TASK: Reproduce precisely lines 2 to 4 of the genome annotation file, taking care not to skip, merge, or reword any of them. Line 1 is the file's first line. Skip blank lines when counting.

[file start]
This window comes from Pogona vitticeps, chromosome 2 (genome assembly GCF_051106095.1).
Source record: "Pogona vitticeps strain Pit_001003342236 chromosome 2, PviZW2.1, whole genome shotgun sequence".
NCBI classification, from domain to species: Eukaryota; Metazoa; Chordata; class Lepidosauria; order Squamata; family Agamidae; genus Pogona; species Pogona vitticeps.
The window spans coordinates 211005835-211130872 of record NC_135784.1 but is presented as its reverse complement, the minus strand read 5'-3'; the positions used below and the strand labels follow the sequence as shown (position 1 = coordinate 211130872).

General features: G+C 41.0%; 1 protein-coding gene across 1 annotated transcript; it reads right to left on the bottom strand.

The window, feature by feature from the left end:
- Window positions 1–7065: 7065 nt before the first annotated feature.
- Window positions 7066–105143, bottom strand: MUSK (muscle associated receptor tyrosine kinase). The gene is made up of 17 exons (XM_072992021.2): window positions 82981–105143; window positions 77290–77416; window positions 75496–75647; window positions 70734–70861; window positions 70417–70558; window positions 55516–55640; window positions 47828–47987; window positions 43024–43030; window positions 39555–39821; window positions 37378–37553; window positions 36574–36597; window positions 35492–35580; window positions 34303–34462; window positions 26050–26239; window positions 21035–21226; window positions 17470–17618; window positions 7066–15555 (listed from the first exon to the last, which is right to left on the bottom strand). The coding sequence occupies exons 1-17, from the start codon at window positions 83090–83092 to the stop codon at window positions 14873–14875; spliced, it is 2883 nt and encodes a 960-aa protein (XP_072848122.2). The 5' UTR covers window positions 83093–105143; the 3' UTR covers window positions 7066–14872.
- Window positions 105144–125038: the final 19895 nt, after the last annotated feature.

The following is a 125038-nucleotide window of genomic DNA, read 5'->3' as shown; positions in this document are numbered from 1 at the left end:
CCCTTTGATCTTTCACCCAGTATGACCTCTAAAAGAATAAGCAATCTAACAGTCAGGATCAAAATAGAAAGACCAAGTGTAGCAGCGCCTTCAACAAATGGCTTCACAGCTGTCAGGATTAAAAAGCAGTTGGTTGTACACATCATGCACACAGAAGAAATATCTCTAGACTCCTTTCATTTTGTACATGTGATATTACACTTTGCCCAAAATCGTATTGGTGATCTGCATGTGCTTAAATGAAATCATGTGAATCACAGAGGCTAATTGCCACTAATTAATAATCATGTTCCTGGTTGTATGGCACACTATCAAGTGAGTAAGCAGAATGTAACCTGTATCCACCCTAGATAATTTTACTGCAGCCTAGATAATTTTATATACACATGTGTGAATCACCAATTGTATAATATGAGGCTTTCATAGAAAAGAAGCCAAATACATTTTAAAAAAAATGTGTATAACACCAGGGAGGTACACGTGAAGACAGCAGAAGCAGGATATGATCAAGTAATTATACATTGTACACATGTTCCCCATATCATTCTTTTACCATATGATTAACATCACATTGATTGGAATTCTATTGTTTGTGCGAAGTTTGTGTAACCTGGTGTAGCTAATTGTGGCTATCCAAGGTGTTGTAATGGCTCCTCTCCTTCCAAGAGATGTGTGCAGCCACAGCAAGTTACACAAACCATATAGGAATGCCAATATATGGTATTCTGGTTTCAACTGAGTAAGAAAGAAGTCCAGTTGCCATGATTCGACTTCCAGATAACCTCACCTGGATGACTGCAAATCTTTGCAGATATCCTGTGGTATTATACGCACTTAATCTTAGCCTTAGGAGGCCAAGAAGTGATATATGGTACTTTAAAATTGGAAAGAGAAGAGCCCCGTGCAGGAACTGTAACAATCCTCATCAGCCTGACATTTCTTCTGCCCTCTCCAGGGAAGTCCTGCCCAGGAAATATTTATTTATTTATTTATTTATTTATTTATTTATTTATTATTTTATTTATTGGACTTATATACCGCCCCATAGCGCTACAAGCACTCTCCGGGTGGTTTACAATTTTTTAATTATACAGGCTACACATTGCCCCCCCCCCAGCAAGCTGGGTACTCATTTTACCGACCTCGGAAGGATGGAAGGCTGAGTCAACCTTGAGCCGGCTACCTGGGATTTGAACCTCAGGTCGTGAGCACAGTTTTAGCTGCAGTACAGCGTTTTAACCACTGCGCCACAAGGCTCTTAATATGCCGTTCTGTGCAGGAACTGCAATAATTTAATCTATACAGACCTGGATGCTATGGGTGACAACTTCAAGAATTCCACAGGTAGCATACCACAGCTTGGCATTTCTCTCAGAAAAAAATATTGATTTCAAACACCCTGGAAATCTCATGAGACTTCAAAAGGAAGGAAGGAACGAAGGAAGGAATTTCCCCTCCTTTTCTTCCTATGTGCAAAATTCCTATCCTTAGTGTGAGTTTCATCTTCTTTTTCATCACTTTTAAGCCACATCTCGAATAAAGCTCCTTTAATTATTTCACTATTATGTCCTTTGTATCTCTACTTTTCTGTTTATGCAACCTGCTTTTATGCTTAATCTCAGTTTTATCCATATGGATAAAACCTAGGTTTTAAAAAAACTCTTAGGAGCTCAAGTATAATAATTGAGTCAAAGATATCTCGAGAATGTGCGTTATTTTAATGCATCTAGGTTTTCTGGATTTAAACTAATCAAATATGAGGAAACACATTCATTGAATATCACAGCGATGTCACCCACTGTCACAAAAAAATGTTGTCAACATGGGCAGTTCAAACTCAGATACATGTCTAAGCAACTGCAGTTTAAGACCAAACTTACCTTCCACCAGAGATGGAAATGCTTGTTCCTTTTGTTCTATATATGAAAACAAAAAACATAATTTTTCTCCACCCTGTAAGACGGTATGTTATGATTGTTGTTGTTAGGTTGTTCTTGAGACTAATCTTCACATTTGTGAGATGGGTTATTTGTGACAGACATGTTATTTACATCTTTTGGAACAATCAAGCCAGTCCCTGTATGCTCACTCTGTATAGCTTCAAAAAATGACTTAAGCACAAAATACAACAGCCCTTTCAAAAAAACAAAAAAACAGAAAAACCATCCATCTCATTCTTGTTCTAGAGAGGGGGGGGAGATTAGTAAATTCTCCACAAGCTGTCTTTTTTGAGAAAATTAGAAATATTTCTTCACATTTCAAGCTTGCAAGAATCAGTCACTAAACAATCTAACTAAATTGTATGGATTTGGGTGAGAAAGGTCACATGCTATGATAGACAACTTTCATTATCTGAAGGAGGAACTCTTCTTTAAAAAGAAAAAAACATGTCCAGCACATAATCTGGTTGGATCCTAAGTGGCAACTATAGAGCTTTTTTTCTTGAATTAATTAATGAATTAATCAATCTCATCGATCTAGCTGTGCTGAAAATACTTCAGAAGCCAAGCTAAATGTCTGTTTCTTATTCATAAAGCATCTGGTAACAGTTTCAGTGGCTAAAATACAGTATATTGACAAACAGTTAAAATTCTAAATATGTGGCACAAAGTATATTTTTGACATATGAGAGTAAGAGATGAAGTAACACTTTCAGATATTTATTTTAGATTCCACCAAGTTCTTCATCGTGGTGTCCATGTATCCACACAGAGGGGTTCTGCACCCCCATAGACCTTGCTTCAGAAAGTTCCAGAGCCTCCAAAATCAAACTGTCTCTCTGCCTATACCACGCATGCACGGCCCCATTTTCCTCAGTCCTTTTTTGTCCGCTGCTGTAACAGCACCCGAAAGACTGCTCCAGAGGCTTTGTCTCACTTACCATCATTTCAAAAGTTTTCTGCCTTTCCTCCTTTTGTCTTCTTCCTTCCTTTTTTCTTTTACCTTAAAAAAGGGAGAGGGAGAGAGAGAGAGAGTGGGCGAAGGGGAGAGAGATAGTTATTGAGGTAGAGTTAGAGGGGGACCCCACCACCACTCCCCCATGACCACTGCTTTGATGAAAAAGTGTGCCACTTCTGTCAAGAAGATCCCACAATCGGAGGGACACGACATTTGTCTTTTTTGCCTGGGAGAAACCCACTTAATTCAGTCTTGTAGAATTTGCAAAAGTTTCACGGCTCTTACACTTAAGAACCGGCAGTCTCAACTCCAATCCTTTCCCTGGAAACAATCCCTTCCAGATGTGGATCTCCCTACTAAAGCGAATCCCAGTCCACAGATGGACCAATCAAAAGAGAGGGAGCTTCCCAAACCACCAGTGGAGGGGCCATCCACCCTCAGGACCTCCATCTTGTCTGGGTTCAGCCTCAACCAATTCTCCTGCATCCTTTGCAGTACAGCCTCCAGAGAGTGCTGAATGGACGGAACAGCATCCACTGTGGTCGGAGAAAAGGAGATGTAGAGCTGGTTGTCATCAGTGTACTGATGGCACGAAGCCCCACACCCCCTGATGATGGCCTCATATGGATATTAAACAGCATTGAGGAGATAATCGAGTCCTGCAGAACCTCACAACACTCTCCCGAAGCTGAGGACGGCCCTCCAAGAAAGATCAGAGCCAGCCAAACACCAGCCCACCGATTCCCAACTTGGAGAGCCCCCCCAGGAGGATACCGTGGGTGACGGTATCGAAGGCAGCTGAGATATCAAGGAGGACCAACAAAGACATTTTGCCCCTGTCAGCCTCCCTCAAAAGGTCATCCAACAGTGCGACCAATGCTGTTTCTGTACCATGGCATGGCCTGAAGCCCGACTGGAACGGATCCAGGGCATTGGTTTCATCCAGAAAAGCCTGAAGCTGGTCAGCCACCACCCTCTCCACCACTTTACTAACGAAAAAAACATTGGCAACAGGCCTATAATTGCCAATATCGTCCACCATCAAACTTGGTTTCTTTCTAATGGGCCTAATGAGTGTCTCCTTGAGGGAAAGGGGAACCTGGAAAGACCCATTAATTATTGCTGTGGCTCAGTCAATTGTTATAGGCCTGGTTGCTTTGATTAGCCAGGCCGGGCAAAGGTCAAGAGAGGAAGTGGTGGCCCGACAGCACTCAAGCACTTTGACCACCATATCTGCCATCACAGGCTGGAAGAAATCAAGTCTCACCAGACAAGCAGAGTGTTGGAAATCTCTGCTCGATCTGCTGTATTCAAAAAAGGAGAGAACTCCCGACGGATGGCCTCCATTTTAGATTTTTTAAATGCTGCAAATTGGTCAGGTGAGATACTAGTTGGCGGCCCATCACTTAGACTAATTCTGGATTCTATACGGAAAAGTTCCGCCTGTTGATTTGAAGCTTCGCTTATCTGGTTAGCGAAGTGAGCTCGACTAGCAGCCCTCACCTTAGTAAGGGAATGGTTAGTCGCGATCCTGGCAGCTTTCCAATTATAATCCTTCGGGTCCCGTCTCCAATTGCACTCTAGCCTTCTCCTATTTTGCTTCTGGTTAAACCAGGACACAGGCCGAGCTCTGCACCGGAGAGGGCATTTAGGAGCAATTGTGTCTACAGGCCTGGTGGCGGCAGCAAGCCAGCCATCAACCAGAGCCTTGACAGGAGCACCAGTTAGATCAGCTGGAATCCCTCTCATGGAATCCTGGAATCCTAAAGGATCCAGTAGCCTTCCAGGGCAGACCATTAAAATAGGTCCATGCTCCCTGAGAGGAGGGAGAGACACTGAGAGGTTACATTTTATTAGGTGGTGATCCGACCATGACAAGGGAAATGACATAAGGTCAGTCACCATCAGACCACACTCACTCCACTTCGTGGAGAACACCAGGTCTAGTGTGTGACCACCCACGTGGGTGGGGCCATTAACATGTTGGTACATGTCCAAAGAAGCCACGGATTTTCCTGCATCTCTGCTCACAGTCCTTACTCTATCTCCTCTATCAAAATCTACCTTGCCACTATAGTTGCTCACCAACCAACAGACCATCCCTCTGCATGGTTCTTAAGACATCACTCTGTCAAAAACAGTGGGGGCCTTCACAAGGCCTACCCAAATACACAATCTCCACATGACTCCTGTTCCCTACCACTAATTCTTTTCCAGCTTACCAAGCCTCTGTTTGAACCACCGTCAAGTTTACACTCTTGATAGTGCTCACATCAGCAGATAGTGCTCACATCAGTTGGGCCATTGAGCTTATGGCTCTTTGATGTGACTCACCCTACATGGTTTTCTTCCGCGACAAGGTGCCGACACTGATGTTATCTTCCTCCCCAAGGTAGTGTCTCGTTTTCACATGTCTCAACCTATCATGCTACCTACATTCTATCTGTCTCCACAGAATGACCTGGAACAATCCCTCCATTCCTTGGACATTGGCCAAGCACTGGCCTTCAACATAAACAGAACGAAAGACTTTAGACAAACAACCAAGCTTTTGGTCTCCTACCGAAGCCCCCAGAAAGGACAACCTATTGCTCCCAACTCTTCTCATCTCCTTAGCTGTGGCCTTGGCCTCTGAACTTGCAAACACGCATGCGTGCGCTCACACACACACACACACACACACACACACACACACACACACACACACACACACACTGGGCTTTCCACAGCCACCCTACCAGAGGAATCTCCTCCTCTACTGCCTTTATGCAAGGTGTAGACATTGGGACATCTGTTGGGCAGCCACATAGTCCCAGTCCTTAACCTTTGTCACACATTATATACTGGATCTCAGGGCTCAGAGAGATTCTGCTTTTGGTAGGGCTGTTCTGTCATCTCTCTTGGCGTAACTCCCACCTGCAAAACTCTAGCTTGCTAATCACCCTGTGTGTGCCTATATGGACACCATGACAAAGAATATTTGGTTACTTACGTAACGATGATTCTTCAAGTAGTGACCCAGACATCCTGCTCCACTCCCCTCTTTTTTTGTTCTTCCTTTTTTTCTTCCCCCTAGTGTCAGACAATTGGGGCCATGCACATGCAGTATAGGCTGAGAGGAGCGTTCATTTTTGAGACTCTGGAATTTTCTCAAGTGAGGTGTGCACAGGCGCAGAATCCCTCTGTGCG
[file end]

Source record: "Pogona vitticeps strain Pit_001003342236 chromosome 2, PviZW2.1, whole genome shotgun sequence".
NCBI classification, from domain to species: Eukaryota; Metazoa; Chordata; class Lepidosauria; order Squamata; family Agamidae; genus Pogona; species Pogona vitticeps.
The window spans coordinates 211005835-211130872 of record NC_135784.1 but is presented as its reverse complement, the minus strand read 5'-3'; the positions used below and the strand labels follow the sequence as shown (position 1 = coordinate 211130872).